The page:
29 March 2012

This Is a Blog Post, Not a Foursquare Check-In

Need to see more of these
NEW YORK – I’m in the Capital of the World today, but you wouldn’t know it from my Foursquare profile. Regular readers know I quit Foursquare exactly one year ago.

I originally joined because I believe Foursquare is in the sweet spot intersecting mobile, social and retail. I stopped checking in because they never delivered on it.

As a business person, I’m rooting for them. As a consumer, I no longer saw the point. There was very little in the way of offers or enhancing the retail experience.

Hopefully that’s going to change. Keep an eye on American Express. Every time I read about some new program leveraging Foursquare, it seems American Express is behind it. They have a presence on Foursquare and there has been recent press coverage like this. Industry cognoscenti know about Amex’s broader social media strategy. and Foursquare CEO Dennis Crowley’s address at SXSW.

If they can go beyond checking in for the sake of checking in, I’ll get back on Foursquare in a New York minute.

What about you? Are you using Foursquare? If so, are you using it as much as when you first joined?

26 March 2012

What Mad Men Teaches Us About Advertising in 2012

The Diversity Committee will see you now
I didn’t watch Mad Men last night. I’m living it today.

There’s nothing wrong with nostalgia, mind you. That early 1960s era is of particular interest to me. On my desk is a small photo of my grandfather taken right about that time.

In addition, I believe history teaches us a lot. In the same way following world history makes us better citizens, following advertising history makes us better at what we do.

What we do is sell. And modern times are the best times to be doing just that. The last great upheaval in advertising was driven by television, but it only happened once. Digital technology drives new upheavals all the time. It’s happening so fast that few can keep up with it or understand it. Major CPG companies struggle; former Mad Men seem to understand. But as Matt Nelson of Tribal DDB put it, now is the golden era for advertising.

In a similar reflection, Duff Stewart of GSD&M said “a successful leader in advertising… today is defined by curiosity.” I couldn’t have said it better myself. (Well – I tried, here and here.) With such a menu of challenges and buffet of media options, more than ever we can say “it’s all advertising” and get to the task of selling in new ways. We have much to learn.

One thing Mad Men can teach us is how little progress we’ve made on diversity. There’s more diversity among media options than the employees who practice them. It’s the best time to be in advertising – but it could be better.

22 March 2012

Olive Garden Review a Rorschach Test for Marketers, Journalists

A small-town restaurant review went viral and promptly became a national Rorschach Test for marketers and journalists.

If you’re a card-carrying member of the MSM, Digerati, Technorati or just a Flack or a Huckster, you’ve read or heard about the quaint review of a local Olive Garden and how Gawker’s Emma Carmichael featured it in a snarky post. Clearly, Carmichael found it amusing that an octogenarian prairie journalist reviewed a chain restaurant.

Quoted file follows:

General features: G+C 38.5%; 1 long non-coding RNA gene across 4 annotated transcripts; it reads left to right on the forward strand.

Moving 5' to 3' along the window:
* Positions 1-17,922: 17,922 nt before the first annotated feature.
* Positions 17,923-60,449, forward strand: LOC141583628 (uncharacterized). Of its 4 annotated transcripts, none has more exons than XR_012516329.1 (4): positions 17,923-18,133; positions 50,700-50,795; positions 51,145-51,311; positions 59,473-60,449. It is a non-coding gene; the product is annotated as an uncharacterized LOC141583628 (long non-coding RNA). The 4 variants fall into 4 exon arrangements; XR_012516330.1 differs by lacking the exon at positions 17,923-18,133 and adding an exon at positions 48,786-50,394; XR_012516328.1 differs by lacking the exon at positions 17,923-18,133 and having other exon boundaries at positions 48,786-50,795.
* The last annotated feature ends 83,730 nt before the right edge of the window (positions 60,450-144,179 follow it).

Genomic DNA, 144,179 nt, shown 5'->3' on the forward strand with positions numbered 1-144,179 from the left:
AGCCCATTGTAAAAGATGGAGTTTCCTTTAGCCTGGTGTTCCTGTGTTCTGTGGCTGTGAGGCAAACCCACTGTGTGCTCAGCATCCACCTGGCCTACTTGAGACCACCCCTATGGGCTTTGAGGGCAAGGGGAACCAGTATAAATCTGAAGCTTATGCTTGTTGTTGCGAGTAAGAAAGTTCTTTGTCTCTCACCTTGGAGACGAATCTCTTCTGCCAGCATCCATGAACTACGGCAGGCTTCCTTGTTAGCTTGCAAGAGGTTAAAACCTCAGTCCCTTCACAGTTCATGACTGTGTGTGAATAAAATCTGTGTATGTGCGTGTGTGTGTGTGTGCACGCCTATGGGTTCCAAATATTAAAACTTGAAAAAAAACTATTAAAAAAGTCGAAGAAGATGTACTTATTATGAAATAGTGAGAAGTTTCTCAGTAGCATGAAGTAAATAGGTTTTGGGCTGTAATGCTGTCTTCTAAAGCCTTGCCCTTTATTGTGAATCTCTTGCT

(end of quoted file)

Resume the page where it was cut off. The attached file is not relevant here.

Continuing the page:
The comments section under the Gawker piece is the Rorschach Test for marketers and journalists. Some say Gawker gave us a “rude, spiteful” example of Big City superiority complex. Others claim the review was laughable even if you hail from Grand Forks, North Dakota. It’s a lively discussion.

3 Reasons Marketers Should Really Care

We all stopped to look, just like passing an accident on the highway. But what’s the significance? Why should we care?

1. We’re living in our own little world. OK, I’m not really going out on a limb with that statement. We can smirk all we want about what the Grand Forks Herald publishes, but much of it would be alien to many of us. That’s troubling because we’re selling to an audience we don’t understand. It doesn’t have to be that way, however. We need to get out more. It’s worth noting that Gawker gleefully “reported” on a provincial Olive Garden review in 2008. (Is the idea file really that empty?)

2. Journalism has gone Pro-Am. It may seem na├»ve to review a chain restaurant, but Olive Garden in Grand Forks lies at the intersection of It Matters To People There and Newspapers Have To Fill Editorial Space. Media owners aren’t in the media business, they’re in the advertising business – content aids and abets the process of selling ad space.

3. What Viral Is. Marilyn Hegarty has been writing restaurant reviews for 30 years and this month the Internet finally caught up with her. Gawker essentially re-ran an article from four years ago and it took off….in our own little world. This was a popular story among marketers and journalists but Grand Forks and Sioux City may not have noticed.

Putting snark on top of snark, the Atlantic concluded “The Secret to Food-Writing Success: Review the Olive Garden.” My conclusion is different. Someone who doesn’t get out much decided to run a story that her publication had done before, featuring a sincere personal account that went viral on that someone’s ability to imbue it with irony. The audience in which it went viral was really just people like Emma Carmichael. Marilyn Hegarty by all accounts took it in stride.

This confounds those of us who work in modern communications, but it shouldn’t. For every Subservient Chicken there’s a Grand Forks Olive Garden that nobody in a black turtleneck could have created. Come on, colleagues. We’re smelling our own exhaust. Let’s get out a little.